ANDREY SMIRNOFF - Electric Gravity
October 3, 2021, 10 months ago
Solo, full-length instrumental effort from the long-standing U.D.O. guitarist. Once upon a time, these things were all the rage and had many a favorite: Joey Tafolla (Out Of The Sun), Jason Becker (Perpetual Burn), Vinnie Moore (Mind's Eye) and Cacophony (Speed Metal Symphony) always atop the list (in rotating order), although have not listened to a "new" one in decades.
Like his predecessors, this is not a purely heavy and speedy "metal" record, although that's where Smirnoff cut his teeth and makes a living. Time to stretch the wings, a bit. Drum hammers out an aggressive pattern, to open upbeat "Samurai". Lots of tricks on display, right from the start, while "Dream It Out Loud" is a more demure, airy piece, in the realm of Steve Vai. "Djentology", as the name implies, wields a heavier hand: soloing over a staccato baseline (bass line. too) of jagged edges, while "Wings Of Freedom" adds a funky thump to the speedy, clean picking. More than anything else, it recalls the aforementioned by Moore.
"Magic Dancer" foregoes the entire band dynamic. Strangely though, a digitally encoded image of T Rex, who had a similarly sedate piece called "Cosmic Dancer", pops up throughout this double tracked guitar-only playback. First single/video "Light And Shadow" showcases some tasteful neo-classical shredding, within a bouncy, synth-drum beat. Not quite up to the Wintersun/Alexi Laiho speed stakes, but certainly in a similar headspace, albeit decidedly less overtly metallic.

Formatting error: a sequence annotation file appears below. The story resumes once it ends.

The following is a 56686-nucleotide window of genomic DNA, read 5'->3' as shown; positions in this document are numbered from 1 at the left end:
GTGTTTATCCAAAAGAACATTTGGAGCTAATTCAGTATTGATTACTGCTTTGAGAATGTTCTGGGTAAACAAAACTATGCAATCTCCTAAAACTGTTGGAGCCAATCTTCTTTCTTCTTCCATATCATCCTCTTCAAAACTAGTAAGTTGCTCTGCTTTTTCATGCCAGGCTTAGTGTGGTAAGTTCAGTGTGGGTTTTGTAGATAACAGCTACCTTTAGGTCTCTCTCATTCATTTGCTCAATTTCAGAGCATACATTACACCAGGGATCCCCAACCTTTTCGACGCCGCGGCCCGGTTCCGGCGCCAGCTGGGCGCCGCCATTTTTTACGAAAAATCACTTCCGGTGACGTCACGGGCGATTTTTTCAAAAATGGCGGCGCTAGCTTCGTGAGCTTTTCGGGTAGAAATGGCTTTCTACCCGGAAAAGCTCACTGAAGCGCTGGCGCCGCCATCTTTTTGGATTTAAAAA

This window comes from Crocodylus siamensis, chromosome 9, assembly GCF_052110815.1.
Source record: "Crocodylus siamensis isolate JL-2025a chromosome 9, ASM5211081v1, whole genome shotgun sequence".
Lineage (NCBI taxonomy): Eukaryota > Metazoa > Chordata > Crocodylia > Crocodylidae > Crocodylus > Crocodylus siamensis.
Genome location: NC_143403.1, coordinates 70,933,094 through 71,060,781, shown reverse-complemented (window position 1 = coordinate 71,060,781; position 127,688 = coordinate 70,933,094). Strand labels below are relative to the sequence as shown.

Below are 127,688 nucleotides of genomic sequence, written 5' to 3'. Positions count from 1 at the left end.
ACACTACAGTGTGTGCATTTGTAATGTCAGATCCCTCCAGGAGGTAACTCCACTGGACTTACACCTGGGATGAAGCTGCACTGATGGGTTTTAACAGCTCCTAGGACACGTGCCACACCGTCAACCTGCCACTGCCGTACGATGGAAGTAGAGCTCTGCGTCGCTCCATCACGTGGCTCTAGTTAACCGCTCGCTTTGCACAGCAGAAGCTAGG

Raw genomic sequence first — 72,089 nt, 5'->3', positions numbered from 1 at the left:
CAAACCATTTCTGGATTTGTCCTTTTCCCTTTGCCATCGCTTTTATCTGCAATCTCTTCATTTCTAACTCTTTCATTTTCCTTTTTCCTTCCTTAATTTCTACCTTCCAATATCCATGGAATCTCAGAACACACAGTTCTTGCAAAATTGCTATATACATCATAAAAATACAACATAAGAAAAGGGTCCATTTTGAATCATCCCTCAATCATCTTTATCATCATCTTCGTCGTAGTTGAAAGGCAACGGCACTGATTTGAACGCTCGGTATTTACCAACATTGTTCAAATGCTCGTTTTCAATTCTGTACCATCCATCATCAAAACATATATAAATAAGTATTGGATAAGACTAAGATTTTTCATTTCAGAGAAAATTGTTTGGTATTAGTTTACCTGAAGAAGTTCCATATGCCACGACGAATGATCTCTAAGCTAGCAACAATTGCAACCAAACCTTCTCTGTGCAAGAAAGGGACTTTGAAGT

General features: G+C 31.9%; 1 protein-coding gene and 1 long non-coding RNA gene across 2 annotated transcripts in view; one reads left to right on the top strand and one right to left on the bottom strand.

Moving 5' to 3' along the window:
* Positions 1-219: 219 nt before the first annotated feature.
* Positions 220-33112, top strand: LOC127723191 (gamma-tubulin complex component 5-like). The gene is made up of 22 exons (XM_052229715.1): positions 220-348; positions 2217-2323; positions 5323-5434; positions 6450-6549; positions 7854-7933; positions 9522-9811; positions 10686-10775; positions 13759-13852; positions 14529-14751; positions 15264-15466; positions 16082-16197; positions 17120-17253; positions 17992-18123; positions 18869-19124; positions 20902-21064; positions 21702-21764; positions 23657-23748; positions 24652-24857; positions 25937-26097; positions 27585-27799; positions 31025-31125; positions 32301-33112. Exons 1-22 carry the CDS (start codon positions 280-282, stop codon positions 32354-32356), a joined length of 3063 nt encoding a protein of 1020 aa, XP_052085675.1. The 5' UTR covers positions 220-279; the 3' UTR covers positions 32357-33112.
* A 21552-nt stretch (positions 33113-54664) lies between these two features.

Most far reaching number is "Coming Home", dreamy, prog...until a second gust of wind, which seems to blow the turntable arm to a completely different track, which ultimately fades out. "Twist Me" is a danceable, jump-around rocker, somewhere between jazz fusion or an updated 50s beat ("The Twist"?) than anything else herein, or in Andrey's past. Get the impression the pre-teen set will enjoy flopping around, when this one hits the home stereo (or what passes for one these days: Alexa).
Half way through "Escape" a recurrent, solitary bass/pulse begins to beat. It only interrupts briefly, before ultimately taking the "song" in an entirely different direction. Guess that's where the title comes in. Metaphorically, heart breaking away from the mundane/same old, to enliven and go off on an exciting tangent. The disc closing "Where The Rivers Flow" is a mid-tempo slice of jazz fusion.
An enjoyable diversion.